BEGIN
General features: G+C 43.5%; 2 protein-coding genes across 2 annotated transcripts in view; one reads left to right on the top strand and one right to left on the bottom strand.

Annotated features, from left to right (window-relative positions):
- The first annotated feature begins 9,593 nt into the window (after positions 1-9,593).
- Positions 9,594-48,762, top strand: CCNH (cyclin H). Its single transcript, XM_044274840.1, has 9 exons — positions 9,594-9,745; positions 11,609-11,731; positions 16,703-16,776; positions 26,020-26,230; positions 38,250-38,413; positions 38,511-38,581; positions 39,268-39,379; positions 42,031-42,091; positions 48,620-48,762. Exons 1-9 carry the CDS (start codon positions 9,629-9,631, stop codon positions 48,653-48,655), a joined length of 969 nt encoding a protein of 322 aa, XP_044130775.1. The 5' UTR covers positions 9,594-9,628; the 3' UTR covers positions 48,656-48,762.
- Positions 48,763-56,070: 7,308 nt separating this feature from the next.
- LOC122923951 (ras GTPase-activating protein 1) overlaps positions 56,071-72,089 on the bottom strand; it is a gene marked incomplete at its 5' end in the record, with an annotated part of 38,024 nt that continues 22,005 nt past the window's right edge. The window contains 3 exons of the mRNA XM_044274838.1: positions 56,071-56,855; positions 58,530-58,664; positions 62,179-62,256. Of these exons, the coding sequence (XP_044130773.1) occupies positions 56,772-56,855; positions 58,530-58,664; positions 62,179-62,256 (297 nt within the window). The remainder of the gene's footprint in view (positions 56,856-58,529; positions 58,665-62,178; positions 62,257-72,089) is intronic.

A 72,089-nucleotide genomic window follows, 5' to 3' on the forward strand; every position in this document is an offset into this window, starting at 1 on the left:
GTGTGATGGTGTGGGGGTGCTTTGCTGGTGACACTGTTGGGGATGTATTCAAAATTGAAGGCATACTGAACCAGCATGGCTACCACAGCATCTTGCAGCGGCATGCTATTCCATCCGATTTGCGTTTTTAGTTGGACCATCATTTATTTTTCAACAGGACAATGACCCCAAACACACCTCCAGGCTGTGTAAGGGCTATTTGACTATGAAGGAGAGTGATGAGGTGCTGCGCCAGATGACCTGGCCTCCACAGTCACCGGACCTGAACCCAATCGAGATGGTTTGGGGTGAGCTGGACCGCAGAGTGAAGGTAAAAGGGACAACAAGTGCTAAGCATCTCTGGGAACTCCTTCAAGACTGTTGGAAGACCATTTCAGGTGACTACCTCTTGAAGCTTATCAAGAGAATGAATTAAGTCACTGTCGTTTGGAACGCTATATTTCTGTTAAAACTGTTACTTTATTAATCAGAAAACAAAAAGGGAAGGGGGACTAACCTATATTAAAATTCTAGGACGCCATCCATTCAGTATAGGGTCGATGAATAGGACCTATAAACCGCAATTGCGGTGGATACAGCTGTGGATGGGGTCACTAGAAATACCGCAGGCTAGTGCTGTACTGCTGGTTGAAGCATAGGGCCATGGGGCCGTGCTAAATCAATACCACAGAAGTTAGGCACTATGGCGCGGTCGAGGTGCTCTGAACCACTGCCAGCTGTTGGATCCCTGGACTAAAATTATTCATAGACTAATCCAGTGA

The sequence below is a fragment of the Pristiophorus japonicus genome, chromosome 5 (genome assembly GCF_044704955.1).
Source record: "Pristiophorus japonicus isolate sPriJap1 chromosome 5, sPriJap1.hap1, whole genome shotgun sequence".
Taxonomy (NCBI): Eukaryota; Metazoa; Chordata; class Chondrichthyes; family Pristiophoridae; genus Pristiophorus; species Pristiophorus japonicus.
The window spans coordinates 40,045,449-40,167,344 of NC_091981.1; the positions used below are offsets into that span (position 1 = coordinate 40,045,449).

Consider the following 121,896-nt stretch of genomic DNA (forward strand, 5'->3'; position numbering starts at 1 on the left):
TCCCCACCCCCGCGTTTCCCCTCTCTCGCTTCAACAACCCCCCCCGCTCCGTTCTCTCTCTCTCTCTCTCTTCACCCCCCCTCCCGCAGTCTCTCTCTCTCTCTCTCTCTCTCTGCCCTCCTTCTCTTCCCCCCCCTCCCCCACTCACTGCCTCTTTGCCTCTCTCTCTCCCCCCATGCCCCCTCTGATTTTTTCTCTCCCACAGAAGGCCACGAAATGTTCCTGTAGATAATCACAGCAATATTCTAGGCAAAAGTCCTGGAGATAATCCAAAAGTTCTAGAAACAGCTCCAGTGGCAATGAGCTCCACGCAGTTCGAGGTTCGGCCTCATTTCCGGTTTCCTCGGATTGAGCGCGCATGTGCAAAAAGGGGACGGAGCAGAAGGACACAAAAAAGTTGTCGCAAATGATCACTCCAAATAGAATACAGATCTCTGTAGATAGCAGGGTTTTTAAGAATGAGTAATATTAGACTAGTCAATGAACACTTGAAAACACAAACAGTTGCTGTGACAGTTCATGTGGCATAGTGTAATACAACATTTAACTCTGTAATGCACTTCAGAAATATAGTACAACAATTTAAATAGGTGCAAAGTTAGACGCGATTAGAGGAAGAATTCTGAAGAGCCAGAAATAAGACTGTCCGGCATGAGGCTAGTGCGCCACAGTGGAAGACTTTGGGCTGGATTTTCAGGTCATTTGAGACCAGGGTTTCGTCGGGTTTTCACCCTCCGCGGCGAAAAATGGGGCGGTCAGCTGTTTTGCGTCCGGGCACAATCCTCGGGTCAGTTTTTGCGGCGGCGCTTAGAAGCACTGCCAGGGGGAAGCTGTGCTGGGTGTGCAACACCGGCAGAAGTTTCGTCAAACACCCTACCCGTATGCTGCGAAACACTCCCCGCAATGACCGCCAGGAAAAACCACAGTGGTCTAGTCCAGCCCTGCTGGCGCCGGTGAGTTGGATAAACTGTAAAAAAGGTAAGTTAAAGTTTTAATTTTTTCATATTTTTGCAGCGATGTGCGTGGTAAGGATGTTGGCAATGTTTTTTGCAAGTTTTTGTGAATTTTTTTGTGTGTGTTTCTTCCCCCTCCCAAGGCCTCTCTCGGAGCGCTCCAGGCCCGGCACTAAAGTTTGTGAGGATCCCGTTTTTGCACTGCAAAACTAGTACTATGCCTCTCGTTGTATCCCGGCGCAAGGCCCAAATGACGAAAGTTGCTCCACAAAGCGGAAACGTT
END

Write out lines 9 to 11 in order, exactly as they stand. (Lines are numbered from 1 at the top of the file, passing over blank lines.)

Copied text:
The sequence below is a fragment of the Pristiophorus japonicus genome, chromosome 5 (genome assembly GCF_044704955.1).
Source record: "Pristiophorus japonicus isolate sPriJap1 chromosome 5, sPriJap1.hap1, whole genome shotgun sequence".
Taxonomy (NCBI): Eukaryota; Metazoa; Chordata; class Chondrichthyes; family Pristiophoridae; genus Pristiophorus; species Pristiophorus japonicus.